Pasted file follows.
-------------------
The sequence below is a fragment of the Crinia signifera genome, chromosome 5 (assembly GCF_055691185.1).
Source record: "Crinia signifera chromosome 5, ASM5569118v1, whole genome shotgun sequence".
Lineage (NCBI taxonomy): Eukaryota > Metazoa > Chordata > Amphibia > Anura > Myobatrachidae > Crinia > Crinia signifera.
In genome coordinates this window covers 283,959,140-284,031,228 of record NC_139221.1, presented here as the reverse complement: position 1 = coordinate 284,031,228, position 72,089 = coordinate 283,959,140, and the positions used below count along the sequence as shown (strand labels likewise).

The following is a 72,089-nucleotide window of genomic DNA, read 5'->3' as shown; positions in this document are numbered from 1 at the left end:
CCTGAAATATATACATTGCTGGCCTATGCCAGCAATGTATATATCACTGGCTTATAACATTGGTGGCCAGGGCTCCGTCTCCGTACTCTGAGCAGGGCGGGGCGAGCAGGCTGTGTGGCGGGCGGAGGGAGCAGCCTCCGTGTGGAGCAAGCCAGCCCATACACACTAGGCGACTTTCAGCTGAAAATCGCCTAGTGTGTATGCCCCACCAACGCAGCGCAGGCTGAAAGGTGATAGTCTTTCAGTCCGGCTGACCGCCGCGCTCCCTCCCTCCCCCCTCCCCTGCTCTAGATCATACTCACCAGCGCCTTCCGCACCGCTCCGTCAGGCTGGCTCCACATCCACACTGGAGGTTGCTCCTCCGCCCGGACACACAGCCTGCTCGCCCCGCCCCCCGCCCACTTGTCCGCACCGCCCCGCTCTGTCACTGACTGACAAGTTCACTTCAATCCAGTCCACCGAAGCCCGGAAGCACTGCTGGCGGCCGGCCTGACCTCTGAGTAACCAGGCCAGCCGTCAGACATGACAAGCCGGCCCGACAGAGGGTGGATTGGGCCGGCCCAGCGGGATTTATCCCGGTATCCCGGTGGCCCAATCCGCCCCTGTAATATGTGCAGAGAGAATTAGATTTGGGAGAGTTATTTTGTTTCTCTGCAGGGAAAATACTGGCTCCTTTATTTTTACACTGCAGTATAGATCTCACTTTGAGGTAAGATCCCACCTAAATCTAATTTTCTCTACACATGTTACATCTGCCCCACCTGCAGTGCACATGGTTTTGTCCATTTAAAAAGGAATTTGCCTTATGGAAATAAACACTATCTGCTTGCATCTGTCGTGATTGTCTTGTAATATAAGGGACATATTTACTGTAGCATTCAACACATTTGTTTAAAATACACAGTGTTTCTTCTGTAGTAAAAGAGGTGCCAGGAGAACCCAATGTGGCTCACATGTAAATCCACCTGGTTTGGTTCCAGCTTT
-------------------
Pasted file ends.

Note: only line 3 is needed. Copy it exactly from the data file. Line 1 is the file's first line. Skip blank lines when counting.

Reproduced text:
Lineage (NCBI taxonomy): Eukaryota > Metazoa > Chordata > Amphibia > Anura > Myobatrachidae > Crinia > Crinia signifera.